Coolest Author Headshot Ever

As the publication date approaches, an author receives the headshot request from the publisher. The headshot is the photo of the author to be included on the back of the dust jacket of the book. These days that preferred headshot is just that, namely, a photo of the author from the shoulders on up. Some publishers prefer a serious headshot, such as these of bestselling authors John Grisham and James Patterson.

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Some prefer a softer look, like this one of Gillian Flynn, author of Gone Girl:

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Mine have ranged from serious–

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to grinning–

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to somewhat contemplative–

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But the coolest author’s photo I’ve ever seen is the one that appeared on the cover of  the first edition of Walt Whitman’s Leaves of Grass in 1855. In this new age of self-publishing, it’s interesting to note that Whitman self-published that book of poetry. Although his name appeared nowhere on the cover or title page, the cover of each of the 795 copies of that first edition displayed the following image of the author.

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The real Walter Whitman was a city dweller–he lived in Brooklyn–but he purposely dressed for the role of the character introduced by name midway through the first of the twelve untitled poems in the book, as follows:

Walt Whitman, an American, one of the roughs, a kosmos,
Disorderly fleshy and sensual . . . . eating drinking and breeding,
No sentimentalist . . . . no stander above men and women or apart from them . . . . no
         more modest than immodest. 

I came across that “headshot” last night when I took the book down from the shelf to read some of the poems. This was, I confess, the first time I’d opened Leaves of Grass since my 19th Century American Literature class back at Amherst College in the 1970s.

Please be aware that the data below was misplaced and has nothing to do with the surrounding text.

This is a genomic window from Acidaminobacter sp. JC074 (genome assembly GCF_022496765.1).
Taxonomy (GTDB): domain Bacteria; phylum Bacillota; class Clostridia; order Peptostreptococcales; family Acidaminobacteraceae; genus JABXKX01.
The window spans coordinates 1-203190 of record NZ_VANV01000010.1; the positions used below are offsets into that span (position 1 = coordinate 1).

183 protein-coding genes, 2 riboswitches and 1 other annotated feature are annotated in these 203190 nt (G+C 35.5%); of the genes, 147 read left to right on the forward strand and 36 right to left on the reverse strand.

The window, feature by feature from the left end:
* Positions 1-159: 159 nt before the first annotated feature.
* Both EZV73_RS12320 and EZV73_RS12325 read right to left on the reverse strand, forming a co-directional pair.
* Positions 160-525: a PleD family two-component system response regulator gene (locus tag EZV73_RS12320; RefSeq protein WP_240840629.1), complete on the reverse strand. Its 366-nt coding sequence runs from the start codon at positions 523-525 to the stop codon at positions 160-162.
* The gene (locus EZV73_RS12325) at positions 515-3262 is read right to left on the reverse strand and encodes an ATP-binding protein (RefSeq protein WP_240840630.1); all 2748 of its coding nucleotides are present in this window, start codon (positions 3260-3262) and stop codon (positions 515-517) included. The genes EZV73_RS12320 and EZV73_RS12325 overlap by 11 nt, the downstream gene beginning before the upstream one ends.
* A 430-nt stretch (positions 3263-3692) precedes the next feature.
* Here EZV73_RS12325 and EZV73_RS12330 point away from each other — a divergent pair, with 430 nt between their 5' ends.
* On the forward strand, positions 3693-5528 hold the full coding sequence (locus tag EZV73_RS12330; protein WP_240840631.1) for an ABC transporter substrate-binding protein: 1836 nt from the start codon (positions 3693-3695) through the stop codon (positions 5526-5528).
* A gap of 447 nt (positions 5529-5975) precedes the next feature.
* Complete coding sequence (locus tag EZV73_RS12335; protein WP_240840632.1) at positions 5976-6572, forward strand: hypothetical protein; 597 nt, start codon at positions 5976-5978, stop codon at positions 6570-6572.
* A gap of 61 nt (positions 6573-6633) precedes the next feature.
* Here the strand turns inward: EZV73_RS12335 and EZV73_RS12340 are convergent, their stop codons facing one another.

The book is a marvel. As one critic, Ivan Marki, has written:

“The importance of the first edition of Leaves of Grass to American literary history is impossible to exaggerate. The slender volume introduced the poet who, celebrating the nation by celebrating himself, has since remained at the heart of America’s cultural memory because in the world of his imagination Americans have learned to recognize and possibly understand their own. As Leaves of Grass grew through its five subsequent editions into a hefty book of 389 poems (with the addition of the two annexes), it gained much in variety and complexity, but Whitman’s distinctive voice was never stronger, his vision never clearer, and his design never more improvisational than in the twelve poems of the first edition.”

My favorite praise of the book, however, comes from Ralph Waldo Emerson. Whitman had sent him one of those original 795 copies of the first edition. To Whitman’s surprise and delight, Emerson wrote him back. The opening paragraph of that letter, dated July 21, 1855, reads as follows:

DEAR SIR–I am not blind to the worth of the wonderful gift of “LEAVES OF GRASS.” I find it the most extraordinary piece of wit and wisdom that America has yet contributed. I am very happy in reading it, as great power makes us happy. It meets the demand I am always making of what seemed the sterile and stingy nature, as if too much handiwork, or too much lymph in the temperament, were making our western wits fat and mean.

The entire letter, which was published in the New York Tribune later that year, can be read here.

So if you don’t have a dog-eared copy of Leaves of Grass resting forgotten on your bookshelf or stored in the basement in that dusty box of college books, I’d recommend getting hold of a copy. In the interim, check out the Walt Whitman Archive website, where you can read the poems and learn all about the man behind the coolest author headshot ever!

 

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